‘The first year, Miriam felt like she was living in a refrigerator’



Illustration Samia Singh

I live in a small university town in Belgium of about 100,000 inhabitants. Having lived all my life in the heat and dust of Delhi, it is disorienting to spend days praying for the sun. But more than 200 varieties of beer make up for it, and most students spend their days in a pleasant beer-induced stupor (or with its evil twin, the hangover).

One of my friends at the university here is Miriam. Miriam is your typical Iranian national: she wears a headscarf, she prays five times a day, she wears cargos with nike sneakers and screams ‘f*** you!’ when i take too long to answer my doorbell.

Recently we had an unexpectedly consistent week of sunshine. everyone was out on the streets, summer wardrobes were being paraded all around and a lot of people were smiling absentmindedly at each other.

One of these happy people was Miriam. She was ambling along one of the main streets of the town, enjoying the weather like everyone else. in the distance, two middleaged women were walking towards her, and one of them reminded Miriam of her mother, whom she hadn’t seen in a long time. The closer the two parties came, the harder Miriam beamed.

When Miriam finally approached the two, both took a good look at her, and with horror on their faces, snatched their purses away from her direction, and hugging their bags close to their bodies, hurried past her as far as they could. Miriam stood in the street for a while, and then she went home and didn’t come out again for three days.

Later, in a bar, she told this story to a table stunned into silence until someone finally managed to squeak, “that’s disgusting”. I thought about the worst experience i’d had that week and the only thing i could up come up with was having to climb uphill after buying the groceries. I felt like a fool. Not because i don’t suffer enough but because i don’t value its absence enough. it’s true that people are not always the kindest to non-europeans, but most people are polite to me, some are just downright nice. Miriam, on the other hand, faces hostility almost on a daily basis, from cold to aggressive and everything in between. An acquaintance of her’s was turned down for a job and told flatly that it was because she wore a headscarf.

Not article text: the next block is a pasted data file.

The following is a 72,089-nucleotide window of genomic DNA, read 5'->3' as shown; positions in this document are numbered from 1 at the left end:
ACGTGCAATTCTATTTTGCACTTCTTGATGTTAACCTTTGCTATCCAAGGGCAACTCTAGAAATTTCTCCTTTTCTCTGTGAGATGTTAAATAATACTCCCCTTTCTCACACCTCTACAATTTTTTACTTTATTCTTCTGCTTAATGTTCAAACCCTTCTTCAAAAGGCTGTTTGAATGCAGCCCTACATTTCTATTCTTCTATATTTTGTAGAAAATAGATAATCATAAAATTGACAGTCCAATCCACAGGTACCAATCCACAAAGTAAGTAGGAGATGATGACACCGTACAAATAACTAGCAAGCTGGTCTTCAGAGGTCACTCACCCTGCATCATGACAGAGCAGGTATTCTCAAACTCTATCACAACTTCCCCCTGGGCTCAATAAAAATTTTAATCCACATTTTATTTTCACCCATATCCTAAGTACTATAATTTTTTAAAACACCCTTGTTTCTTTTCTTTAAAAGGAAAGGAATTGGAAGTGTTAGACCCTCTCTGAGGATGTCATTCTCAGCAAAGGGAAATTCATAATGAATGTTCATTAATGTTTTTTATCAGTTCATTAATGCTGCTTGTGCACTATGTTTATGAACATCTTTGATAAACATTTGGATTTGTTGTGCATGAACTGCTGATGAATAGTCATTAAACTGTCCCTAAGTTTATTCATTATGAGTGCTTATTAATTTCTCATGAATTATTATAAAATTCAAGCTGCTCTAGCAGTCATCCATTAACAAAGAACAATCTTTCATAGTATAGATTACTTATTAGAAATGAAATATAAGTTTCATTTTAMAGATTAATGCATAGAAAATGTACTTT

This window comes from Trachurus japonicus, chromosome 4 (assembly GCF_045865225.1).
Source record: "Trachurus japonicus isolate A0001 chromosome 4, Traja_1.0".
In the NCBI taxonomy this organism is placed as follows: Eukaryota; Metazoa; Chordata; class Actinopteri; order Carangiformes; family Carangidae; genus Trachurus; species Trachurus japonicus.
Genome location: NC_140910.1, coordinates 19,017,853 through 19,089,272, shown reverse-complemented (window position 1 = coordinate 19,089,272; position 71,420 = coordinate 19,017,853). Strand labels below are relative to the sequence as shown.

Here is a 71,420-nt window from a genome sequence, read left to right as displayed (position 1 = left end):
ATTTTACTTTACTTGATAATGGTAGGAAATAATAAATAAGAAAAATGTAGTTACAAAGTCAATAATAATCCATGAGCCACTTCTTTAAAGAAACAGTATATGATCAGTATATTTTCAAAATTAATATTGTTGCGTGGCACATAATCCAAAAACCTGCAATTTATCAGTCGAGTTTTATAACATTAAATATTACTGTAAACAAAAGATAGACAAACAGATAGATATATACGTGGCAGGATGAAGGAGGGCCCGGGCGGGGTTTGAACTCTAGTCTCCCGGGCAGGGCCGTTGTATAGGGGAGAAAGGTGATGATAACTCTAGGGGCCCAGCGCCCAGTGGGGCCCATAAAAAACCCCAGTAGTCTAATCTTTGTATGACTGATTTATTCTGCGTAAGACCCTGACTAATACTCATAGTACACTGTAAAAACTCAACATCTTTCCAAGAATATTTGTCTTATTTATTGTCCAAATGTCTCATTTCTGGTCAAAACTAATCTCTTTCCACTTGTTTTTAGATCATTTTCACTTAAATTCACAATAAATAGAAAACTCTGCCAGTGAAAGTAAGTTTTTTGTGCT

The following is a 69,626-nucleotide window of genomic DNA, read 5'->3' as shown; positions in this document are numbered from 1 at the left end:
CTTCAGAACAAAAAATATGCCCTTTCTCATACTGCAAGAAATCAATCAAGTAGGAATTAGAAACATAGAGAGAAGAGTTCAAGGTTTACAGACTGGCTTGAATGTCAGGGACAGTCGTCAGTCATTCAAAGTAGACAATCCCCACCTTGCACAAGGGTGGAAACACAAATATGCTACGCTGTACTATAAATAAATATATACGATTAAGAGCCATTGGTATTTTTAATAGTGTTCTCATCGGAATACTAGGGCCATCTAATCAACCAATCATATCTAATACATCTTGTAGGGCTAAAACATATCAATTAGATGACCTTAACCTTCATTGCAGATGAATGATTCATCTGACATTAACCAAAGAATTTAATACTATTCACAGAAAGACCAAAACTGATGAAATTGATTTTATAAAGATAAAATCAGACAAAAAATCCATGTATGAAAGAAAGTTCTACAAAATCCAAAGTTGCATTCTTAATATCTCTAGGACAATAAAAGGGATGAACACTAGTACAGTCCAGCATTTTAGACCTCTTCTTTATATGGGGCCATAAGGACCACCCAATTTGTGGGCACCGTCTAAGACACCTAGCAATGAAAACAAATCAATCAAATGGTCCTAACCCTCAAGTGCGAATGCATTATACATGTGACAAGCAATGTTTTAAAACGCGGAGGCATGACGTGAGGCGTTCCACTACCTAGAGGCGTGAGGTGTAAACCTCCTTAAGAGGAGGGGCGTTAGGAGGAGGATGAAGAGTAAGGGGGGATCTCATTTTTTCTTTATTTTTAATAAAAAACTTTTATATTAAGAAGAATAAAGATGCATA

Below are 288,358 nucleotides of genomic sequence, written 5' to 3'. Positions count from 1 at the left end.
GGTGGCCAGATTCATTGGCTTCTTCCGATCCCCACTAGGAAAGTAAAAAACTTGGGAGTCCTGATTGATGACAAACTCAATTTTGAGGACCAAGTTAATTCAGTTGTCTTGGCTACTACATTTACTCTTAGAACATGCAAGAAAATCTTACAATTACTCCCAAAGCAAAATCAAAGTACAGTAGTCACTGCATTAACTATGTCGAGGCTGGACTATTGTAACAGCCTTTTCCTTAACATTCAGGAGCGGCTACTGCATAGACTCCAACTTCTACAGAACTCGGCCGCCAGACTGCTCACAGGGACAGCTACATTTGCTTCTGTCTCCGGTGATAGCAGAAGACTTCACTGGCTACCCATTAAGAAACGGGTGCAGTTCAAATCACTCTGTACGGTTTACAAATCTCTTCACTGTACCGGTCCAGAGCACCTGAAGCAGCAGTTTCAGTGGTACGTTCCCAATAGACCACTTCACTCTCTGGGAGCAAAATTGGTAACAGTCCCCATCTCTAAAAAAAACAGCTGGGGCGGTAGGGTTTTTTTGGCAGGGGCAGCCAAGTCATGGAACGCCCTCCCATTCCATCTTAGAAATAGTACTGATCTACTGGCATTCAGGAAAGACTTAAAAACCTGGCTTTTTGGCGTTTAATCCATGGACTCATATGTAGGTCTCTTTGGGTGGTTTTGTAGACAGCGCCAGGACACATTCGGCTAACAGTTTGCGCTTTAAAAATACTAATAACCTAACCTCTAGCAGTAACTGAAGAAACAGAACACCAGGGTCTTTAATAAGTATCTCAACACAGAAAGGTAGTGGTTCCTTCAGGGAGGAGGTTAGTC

The first year that Miriam lived here, she said she felt like she was living in a refrigerator. What irony that the sun should only bring with it more bitter weather.

In late April, before the government collapsed, Belgium was on the verge of becoming the first country to ban the veil and burqa (the collapse was related to other issues). They may still, unless France gets there first.

She has not gone back home because she’s worried that Iran may not be safe for her anymore

Miriam is not ideological about her scarf. Her sister doesn’t wear one (at home, that is, though it’s mandatory to wear them in public in iran), and her mother didn’t wear one for a long time when she was young.

Miriam came here two years ago, long before me. Before she came, she was politically active in iran, and also part of a group making a short film that criticised the current government. The first time she mentioned this to us was in the form of a casual joke (she seems to have a knack for delivering these bombs nonchalantly and without warning), which left everyone, as before, speechless and unsmiling. She, on the other hand, found our discomfort quite amusing. Since she left iran, she has not gone back home because she’s worried that it may not be safe for her anymore.

This summer, she’s thinking of finally taking the plunge and going back home. She may decide to (or have to) live in Belgium all her life, and she may also have to put up with being treated like a thief.

Oh, and she also watches South Park.


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